- Healthcare providers are adopting telehealth for telemental health and psychiatry services, and they’re far more interested in direct-to-consumer care than in using the platform to talk to each other.
Those conclusions come from the Advisory Board Company, a Washington, D.C.-based best practices firm that recently updated its landmark 669-question 2015 telehealth survey.
According to company analyst Lauren Lawton, the company saw an 18 percent increase in queries related to telehealth in 2016, but found that the increase doesn’t exactly mean that the telehealth and telemedicine industry has reached what so many believe to be its tipping point.
“[S]ome of that growth can be attributed to payers and other health care players,” she wrote in a recent blog, but “[w]hat these questions had in common is that the majority came from individuals purely interested in learning more about telehealth. This could indicate that many are still in the beginning stages of program development.”
In fact, Lawton said planners - instead of “payers and other players,” such as clinicians – made up 77 percent of the inquiries received by the company in 2016. This indicates that healthcare providers who haven’t yet adopted a telehealth or telemedicine strategy are still in the planning stages, and looking at a system-wide implementation rather than at specific service lines.
That said, Lawton said clinical leaders who have contacted the company are interested in psychiatry and behavioral health – 22 percent of the questions were on that topic, “a significant spike in interest compared with the previous year.” Other hot topics, she said, were telestroke (14 percent) and eICU (12 percent).
Telebehavioral and telemental health and telepsychiatry services have be trending upwards for some time, propelled by consumer-facing platforms like those provided by American Well, Teladoc and MDLive and the Veterans Health Administration, which created a National Telemental Health Center in in 2010 and has been expanding online and mHealth services for veterans since then.
“In particular for this field, telemedicine has a lot of advantages,” says Rene Quashie, a longtime telemedicine expert and attorney for Cozen O’Connor’s healthcare practice. “The ability to expand the communication platform [from the office to other locations, like the patient’s home] is becoming very popular.”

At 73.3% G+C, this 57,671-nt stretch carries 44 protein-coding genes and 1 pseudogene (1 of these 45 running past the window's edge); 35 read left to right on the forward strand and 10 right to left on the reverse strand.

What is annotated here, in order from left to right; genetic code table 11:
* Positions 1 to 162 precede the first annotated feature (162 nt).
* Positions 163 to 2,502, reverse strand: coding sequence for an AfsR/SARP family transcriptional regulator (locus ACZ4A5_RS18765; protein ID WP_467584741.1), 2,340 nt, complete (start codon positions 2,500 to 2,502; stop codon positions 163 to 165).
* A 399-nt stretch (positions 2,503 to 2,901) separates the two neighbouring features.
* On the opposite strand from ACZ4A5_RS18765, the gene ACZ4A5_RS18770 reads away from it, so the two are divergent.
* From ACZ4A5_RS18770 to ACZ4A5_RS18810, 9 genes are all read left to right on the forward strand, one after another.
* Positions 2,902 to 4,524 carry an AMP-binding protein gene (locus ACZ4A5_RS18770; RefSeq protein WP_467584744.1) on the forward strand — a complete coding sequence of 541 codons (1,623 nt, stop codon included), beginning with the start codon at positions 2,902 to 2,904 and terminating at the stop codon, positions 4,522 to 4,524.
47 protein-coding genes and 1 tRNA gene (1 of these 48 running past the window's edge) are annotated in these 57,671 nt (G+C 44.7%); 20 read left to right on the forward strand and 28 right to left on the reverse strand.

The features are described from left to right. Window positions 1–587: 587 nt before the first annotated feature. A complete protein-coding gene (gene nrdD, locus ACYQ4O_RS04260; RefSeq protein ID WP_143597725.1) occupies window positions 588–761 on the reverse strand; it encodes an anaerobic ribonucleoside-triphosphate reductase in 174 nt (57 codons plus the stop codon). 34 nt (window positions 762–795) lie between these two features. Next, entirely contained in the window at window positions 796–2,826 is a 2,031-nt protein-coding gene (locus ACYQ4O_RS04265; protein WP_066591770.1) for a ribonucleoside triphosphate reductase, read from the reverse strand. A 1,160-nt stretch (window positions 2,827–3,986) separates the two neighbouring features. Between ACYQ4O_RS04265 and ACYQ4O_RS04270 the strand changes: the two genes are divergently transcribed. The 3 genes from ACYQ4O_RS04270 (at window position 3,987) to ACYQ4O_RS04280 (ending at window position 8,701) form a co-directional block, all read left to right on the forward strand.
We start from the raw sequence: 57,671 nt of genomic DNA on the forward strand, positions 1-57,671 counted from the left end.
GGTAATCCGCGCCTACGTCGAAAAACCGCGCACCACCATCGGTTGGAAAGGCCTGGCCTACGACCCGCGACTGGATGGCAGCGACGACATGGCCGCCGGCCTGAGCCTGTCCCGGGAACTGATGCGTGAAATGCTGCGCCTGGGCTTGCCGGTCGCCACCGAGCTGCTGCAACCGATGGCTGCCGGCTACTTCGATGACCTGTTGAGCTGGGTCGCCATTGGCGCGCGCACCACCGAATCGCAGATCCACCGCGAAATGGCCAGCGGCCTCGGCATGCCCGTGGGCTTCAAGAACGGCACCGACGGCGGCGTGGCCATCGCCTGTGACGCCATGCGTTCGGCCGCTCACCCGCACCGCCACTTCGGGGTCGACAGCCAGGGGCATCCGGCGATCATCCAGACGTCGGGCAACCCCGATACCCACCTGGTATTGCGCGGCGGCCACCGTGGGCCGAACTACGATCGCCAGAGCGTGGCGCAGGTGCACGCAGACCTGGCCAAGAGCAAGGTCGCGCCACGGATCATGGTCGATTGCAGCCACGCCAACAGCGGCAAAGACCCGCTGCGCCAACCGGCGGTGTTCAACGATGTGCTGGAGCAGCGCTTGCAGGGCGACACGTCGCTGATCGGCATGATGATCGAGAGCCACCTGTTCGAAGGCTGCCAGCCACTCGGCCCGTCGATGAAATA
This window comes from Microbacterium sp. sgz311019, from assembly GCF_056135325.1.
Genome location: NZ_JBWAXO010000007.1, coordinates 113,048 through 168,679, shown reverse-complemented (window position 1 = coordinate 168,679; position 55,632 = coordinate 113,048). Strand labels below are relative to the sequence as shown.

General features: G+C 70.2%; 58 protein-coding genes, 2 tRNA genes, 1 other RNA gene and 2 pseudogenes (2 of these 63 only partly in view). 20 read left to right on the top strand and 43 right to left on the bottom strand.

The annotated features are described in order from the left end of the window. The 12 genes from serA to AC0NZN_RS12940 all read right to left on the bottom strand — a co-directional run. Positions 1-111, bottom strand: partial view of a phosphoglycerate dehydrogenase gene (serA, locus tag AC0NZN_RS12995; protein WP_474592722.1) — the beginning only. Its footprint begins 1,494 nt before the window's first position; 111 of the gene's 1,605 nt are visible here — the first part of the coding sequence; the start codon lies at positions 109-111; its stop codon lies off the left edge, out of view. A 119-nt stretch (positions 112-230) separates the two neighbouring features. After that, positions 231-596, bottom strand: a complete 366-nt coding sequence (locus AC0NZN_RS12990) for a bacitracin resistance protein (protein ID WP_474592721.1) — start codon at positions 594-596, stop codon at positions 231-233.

Aside from that service line, the interest in telestyroke and eICU services isn’t unexpected. Several large health systems, like Kaiser Permanente and the Cleveland Clinic, have reported that telestroke platforms can save lives and money, and Congress may soon take up the Furthering Access to Stroke Telemedicine (FAST) Act, which would, if passed, allow Medicare coverage of telestroke services no matter where the patient is located.
eICU services, meanwhile, have proven their value in places like St. Louis-based Mercy Virtual, which sits at the hub of a national hub-and-spoke telemedicine network; and Emory Healthcare in Atlanta, which recently ran its eICU service through a hospital in Australia. The platform was also the subject of a recent study conducted by UMass Memorial Medical Center.
Beyond those service lines, Lawton said clinicians are interested in telemedicine for new or relatively unproven uses. Some 30 percent of the questions fielded during the past year, she said, touched “on services not yet considered standard for telehealth”
“Oncology and genetic counseling emerged as prominent interest areas, particularly when compared with the very limited attention these specialties received throughout 2015 inquiries,” she said.
Finally, the Advisory Board Company has found that doctors aren’t all that interested in using telemedicine to talk to each other, but they are very interested in using the technology to connect with their patients. And they’re more interested in virtual visits than remote monitoring or store-and-forward platforms.
“Direct-to-patient modalities are likely a strong area of interest due to their potential for significant impact on care delivery and the continued difficulties surrounding implementation,” Lawton concluded. “While virtual visits may have the ability to shift significant volumes of care and expand access, uncertainty remains for many institutions regarding reimbursement levels, compliance standards and best practices for planning.”